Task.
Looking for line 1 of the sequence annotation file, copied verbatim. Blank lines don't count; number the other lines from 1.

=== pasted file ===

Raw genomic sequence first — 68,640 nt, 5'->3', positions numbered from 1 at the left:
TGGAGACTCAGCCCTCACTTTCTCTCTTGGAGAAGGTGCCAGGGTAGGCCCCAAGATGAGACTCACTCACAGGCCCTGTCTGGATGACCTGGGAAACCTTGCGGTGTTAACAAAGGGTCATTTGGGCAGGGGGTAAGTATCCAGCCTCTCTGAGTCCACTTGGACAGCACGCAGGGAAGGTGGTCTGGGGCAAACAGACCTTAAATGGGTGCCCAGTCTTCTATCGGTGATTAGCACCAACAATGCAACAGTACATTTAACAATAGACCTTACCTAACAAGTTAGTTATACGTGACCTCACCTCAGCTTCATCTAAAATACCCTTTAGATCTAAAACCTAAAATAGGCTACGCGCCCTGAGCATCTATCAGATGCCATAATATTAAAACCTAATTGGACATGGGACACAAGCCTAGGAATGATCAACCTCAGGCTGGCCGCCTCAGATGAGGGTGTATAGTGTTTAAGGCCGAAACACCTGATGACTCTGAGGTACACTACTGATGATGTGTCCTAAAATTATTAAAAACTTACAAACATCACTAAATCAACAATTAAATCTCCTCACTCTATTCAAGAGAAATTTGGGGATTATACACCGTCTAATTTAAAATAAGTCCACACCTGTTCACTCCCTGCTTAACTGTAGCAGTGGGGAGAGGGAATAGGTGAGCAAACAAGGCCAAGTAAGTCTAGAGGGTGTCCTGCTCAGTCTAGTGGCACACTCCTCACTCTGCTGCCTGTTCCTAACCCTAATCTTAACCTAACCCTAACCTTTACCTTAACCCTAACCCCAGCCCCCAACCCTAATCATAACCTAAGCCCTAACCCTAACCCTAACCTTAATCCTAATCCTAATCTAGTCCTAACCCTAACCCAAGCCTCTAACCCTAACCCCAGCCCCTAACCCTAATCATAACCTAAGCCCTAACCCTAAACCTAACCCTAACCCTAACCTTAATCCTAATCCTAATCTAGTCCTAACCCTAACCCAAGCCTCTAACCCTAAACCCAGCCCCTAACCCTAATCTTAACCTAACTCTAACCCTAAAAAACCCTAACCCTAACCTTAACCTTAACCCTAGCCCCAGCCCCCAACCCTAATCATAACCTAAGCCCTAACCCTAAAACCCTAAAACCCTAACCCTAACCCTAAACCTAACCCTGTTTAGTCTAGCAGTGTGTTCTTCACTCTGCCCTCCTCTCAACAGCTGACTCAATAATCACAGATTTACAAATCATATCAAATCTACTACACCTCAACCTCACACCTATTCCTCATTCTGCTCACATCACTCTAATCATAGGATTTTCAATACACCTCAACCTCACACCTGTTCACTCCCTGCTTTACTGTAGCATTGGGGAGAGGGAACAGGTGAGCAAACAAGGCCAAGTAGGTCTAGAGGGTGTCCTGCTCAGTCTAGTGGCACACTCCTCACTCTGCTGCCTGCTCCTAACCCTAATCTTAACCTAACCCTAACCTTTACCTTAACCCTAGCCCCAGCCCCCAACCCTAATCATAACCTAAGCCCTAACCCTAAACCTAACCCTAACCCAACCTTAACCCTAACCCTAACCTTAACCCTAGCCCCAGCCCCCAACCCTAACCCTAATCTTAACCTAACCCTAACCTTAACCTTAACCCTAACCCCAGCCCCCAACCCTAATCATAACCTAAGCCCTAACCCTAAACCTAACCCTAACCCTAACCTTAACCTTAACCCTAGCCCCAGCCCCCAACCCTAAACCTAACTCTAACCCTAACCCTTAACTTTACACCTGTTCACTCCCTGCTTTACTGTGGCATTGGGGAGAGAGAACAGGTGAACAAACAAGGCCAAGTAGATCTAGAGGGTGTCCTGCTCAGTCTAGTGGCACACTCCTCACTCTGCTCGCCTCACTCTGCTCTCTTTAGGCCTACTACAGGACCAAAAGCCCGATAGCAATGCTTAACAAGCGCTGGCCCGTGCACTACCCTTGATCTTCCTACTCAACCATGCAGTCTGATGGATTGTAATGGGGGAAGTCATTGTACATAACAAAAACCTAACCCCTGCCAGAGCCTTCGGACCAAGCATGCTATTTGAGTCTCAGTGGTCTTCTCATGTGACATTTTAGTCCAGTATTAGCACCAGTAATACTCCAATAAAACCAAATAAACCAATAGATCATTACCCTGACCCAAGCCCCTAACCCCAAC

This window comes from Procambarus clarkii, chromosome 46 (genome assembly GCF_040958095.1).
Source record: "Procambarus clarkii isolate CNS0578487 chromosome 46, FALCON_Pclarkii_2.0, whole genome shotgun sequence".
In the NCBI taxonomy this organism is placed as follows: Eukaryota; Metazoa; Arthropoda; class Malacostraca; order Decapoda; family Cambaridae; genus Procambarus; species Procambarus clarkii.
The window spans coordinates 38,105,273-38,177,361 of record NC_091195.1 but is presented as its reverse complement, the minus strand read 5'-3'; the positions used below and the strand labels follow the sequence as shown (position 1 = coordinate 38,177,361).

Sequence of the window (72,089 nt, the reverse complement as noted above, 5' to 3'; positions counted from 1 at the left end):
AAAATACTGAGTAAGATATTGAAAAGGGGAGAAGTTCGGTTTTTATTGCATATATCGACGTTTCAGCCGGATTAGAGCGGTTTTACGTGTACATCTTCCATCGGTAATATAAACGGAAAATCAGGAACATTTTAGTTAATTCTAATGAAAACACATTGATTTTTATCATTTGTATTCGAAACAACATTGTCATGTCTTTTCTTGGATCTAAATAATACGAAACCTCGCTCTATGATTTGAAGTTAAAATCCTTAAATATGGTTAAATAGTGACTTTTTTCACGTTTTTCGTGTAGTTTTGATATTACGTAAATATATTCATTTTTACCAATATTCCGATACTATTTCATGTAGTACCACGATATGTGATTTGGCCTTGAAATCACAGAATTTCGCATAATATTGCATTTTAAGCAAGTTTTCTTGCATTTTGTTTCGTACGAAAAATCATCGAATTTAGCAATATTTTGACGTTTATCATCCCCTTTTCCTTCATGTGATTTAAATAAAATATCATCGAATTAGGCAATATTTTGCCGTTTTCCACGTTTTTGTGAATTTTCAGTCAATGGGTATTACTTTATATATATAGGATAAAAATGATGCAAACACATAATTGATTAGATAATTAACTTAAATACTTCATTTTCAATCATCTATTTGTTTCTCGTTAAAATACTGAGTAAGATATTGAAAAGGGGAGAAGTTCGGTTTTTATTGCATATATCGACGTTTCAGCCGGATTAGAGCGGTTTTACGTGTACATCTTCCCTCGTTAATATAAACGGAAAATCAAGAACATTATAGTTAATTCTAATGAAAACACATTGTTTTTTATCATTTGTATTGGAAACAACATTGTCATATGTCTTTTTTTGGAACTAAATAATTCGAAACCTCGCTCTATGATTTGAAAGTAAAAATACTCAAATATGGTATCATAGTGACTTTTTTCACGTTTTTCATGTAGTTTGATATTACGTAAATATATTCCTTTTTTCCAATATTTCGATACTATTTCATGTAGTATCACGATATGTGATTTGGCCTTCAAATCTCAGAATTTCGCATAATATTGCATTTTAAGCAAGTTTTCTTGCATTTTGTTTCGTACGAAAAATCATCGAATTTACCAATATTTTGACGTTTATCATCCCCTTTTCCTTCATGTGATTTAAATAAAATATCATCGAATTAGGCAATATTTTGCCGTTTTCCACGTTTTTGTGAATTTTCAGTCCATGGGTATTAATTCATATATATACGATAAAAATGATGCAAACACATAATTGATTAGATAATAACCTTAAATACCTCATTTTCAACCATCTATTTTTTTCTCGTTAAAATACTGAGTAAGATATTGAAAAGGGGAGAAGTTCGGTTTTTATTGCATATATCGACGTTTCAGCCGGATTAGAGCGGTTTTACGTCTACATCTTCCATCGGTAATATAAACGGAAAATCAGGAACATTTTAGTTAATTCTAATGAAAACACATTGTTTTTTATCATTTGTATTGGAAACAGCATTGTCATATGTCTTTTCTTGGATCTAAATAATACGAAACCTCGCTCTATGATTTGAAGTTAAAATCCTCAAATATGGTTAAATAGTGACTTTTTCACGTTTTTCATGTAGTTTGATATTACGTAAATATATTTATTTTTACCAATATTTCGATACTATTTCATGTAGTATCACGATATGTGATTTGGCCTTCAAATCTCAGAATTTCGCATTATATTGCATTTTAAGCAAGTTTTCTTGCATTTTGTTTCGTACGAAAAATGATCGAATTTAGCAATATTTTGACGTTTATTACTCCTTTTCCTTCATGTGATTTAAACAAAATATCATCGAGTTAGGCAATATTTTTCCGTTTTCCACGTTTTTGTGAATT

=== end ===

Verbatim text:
Raw genomic sequence first — 68,640 nt, 5'->3', positions numbered from 1 at the left: